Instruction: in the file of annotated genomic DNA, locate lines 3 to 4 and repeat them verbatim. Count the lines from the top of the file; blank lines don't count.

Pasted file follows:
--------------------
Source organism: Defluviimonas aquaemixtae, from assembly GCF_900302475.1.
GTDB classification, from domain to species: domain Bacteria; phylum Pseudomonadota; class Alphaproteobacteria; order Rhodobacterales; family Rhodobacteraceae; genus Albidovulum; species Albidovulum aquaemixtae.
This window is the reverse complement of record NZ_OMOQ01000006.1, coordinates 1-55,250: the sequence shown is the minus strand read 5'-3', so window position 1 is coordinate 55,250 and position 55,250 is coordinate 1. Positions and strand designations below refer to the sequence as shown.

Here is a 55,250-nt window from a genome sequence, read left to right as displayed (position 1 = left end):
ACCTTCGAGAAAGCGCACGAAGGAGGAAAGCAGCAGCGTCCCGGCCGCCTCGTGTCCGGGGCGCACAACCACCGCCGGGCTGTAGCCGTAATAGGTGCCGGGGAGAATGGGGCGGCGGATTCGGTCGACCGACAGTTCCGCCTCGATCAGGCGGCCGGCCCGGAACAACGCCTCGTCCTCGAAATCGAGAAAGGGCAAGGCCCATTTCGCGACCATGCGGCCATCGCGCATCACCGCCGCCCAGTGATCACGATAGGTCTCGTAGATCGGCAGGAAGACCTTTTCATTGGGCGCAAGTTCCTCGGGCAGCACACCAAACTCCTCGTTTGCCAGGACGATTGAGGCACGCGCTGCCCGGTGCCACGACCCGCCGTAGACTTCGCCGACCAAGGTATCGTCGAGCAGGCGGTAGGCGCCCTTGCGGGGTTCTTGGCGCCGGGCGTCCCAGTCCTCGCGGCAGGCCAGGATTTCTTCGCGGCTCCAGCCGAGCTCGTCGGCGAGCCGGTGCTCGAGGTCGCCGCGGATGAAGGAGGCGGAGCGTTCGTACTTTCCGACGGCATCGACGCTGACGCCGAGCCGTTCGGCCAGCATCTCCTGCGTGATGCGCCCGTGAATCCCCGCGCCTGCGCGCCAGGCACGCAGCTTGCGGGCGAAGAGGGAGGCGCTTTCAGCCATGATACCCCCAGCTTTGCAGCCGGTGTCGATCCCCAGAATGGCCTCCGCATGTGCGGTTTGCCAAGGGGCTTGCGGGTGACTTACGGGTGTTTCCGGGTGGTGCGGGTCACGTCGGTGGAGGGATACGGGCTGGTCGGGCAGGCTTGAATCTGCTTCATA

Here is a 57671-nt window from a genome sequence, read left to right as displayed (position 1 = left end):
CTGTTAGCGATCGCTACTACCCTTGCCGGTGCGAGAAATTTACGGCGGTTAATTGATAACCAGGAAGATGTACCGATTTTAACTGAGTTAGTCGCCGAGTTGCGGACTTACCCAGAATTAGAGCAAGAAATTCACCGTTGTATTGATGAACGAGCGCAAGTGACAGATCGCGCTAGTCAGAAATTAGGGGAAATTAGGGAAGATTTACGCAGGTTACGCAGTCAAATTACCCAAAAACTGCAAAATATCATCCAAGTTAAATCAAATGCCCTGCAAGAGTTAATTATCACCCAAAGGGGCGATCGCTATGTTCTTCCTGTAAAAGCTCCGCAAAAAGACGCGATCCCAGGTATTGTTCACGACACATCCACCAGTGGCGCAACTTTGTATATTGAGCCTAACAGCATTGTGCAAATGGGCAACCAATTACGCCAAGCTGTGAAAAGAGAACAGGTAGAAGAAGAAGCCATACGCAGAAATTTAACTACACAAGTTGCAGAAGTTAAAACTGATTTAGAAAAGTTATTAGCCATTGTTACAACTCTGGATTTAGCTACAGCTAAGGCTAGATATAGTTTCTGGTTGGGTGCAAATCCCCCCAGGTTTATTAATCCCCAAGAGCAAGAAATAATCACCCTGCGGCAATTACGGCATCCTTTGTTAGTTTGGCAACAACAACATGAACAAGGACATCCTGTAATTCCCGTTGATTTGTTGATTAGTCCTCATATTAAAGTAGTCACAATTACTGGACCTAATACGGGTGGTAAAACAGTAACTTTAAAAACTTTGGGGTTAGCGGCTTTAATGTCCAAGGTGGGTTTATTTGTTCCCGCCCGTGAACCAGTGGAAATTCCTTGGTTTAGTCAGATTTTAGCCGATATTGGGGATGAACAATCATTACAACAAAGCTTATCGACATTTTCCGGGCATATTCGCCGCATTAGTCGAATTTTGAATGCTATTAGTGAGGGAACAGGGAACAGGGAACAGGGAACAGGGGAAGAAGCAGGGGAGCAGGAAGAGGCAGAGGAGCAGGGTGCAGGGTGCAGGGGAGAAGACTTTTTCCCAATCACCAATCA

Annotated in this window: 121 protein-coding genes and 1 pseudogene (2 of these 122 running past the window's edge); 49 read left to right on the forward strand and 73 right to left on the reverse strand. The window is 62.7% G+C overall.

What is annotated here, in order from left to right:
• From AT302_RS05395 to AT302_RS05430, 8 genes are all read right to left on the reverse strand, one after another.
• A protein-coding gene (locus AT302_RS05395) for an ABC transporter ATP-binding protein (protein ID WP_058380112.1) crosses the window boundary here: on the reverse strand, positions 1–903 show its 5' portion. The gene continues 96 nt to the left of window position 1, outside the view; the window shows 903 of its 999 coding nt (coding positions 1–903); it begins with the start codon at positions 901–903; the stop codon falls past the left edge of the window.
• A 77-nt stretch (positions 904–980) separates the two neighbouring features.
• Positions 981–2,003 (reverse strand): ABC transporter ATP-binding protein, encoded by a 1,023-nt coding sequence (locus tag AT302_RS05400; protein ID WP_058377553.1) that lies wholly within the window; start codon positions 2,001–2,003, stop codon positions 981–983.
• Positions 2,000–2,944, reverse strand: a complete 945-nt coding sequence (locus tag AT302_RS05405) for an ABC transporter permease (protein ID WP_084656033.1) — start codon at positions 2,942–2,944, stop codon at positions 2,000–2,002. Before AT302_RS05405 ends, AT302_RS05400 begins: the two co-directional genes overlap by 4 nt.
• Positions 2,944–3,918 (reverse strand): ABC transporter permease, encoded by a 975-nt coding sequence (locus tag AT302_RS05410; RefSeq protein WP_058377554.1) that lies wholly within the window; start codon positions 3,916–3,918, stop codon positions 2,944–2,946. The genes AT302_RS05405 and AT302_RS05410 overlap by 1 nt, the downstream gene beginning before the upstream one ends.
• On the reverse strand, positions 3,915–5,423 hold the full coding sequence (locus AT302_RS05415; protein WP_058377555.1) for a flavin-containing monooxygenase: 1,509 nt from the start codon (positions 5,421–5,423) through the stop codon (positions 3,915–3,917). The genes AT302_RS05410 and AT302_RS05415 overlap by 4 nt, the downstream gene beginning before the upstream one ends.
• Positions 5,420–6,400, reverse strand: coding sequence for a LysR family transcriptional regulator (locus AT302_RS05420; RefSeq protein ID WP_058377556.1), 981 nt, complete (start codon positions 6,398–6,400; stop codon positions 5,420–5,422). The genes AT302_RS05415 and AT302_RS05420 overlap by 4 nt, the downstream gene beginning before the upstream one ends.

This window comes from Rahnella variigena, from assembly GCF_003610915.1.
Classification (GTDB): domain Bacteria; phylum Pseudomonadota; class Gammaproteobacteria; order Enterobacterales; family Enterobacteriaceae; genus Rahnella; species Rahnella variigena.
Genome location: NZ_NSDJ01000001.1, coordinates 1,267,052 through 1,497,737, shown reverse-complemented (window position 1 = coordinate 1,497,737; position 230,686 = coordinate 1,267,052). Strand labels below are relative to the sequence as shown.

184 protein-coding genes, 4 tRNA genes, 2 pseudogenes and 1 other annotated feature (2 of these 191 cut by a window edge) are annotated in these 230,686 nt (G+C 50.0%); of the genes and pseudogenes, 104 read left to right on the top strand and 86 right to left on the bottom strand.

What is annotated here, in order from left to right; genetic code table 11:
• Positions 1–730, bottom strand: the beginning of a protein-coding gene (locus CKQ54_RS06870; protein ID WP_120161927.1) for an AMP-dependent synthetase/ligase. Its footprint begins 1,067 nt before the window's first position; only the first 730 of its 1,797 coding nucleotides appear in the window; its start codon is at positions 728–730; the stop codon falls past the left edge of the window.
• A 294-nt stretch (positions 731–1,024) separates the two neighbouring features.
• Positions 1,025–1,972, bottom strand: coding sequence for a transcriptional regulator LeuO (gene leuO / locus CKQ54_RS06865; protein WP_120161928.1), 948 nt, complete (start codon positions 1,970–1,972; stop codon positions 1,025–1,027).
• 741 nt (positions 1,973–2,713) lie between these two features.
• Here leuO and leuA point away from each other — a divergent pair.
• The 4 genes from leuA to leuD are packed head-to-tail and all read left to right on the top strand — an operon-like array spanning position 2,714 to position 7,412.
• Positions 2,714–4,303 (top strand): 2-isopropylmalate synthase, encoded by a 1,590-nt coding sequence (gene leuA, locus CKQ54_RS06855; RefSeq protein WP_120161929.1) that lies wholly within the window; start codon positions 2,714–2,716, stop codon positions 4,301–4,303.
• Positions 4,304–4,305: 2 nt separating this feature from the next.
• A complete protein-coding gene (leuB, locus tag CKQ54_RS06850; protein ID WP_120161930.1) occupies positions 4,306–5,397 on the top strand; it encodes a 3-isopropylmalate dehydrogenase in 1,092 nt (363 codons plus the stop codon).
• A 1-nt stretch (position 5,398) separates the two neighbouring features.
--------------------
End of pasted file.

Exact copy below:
This window is the reverse complement of record NZ_OMOQ01000006.1, coordinates 1-55,250: the sequence shown is the minus strand read 5'-3', so window position 1 is coordinate 55,250 and position 55,250 is coordinate 1. Positions and strand designations below refer to the sequence as shown.

Here is a 55,250-nt window from a genome sequence, read left to right as displayed (position 1 = left end):